Bent Space
UCLA | AUD | Instr. Hadrian Predock

The central second floor area of the Broad Art Center, originally designed as an open-plan hall for the winter and a breezeway for the summer, has since been divided into a north-south circulation space on the east and a cafe on the west, by means of an interior partition running in the north-south direction. The resulting spaces—the hallway and the cafe—are transected by an east-west interior circulation route on their south side, which is acknowledged by a door in the new interior partition and by the arrangements of the furnishings in the cafe.

The current situation has some satisfactory and some unsatisfactory elements. For example, some degree of intimacy is achieved for the cafe by means of the wall. Also, the implied separation of the cafe area from the east-west circulation channel is achieved to some extent by the its coincidence with a structural column line.

However, the circulation areas are unsatisfactory for several reasons. Firstly, the east-west circulation route suffers from the condition that although it is primary, those using it must pass from room to room rather than circulate directly, as through a hallway. Secondly, the new partition is undesirable from the perspective of north-south circulation in the sense that it is too much off-axis for a passage, though not enough for a room, creating a highly uncomfortable, poorly-lit mongrel space.

The driving intention of the alternative proposed here is to create clear and distinct cafe and circulation zones by a means that doesn’t require the opacity so at fault in the current solution. Physical attributes of steam-bent tubular sections of beechwood are considered in the design.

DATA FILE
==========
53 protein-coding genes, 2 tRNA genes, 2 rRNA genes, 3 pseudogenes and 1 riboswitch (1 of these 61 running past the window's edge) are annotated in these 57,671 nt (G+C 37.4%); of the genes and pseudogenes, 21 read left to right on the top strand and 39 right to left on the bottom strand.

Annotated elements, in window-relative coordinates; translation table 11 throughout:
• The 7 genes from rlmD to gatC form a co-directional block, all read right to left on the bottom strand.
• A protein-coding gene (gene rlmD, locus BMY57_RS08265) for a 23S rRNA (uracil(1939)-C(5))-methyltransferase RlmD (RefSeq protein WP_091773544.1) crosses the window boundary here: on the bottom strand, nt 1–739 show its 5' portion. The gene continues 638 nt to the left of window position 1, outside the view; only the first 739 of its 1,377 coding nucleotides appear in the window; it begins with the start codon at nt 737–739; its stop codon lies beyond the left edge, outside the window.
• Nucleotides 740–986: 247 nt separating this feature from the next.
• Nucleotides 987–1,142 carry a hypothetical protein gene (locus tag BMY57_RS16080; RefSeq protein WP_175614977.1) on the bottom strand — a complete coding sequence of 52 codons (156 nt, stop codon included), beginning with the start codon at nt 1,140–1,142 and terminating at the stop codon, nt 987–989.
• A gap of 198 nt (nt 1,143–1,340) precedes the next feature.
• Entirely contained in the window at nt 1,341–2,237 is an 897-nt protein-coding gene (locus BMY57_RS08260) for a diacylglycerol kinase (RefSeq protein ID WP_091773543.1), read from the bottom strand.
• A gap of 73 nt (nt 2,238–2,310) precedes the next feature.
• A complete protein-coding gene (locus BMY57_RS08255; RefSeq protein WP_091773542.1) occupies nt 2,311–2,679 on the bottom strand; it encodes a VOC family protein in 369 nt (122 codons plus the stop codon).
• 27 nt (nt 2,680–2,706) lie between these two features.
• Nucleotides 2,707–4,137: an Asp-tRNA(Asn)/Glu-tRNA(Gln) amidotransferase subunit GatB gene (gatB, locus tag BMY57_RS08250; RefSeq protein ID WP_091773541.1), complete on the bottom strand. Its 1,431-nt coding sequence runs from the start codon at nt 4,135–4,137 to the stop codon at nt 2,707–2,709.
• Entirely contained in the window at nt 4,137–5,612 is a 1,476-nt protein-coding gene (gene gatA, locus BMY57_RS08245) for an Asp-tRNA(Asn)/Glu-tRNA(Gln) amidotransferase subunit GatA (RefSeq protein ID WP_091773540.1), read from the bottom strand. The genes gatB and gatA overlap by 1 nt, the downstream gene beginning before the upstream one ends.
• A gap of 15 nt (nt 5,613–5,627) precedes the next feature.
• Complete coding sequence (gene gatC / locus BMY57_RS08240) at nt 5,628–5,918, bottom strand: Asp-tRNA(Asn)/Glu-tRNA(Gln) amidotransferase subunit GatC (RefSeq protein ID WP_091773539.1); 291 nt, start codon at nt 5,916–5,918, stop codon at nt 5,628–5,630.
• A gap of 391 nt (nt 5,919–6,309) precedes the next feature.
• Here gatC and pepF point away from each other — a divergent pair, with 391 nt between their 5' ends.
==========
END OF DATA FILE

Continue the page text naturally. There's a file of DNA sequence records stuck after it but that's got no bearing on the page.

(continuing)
The scheme is based on three strategies. First, in the cafe area is deployed a dense hypostyle of eight-part beechwood columns, of which each part is steam-bent into an ogee and connected orthogonally and diagonally in an overhead lattice analogous to a system of cross-vaulting. Second, the perimeter of the hypostyle is inset with units of two-way mirror glass. The mirror-finish is applied in a vertical gradient that allows different views into and out of the cafe. From within the cafe, the upper two thirds of the glass are mirrored inward in a manner that serves to visually extend the hypostyle infinitely at standing eye-level up to the ceiling, as in Loos’ American Bar. At sitting eye-level and below, however, the glass gradually becomes transparent from the inside, allowing views into the circulation space for those sitting, while preserving a sense of continuity and depth above. This effect is reversed on the outside of the glass, allowing views into the cafe at standing eye-level while mirroring the ground plane. Third, due to the density of the columniation of the hypostyle, furniture arrangement in the space is limited to a certain number of functional configurations. As such, furniture groupings tend to rely on local, axial symmetries, which enhance the mirror symmetries created by the mirrors themselves, further reducing a visual sense of enclosure.

Overall, a complex set of visual relationships emerge, distinguished by the viewer’s position in either the circulation or the cafe area. The cafe remains self-contained, but with a new sense of centeredness extending to the cafe’s peripheries. The circulation spaces, meanwhile, are improved by the removal of barriers and the expansion of their volume visually, as well as with the provision of the visual interest of the infinite cafe space.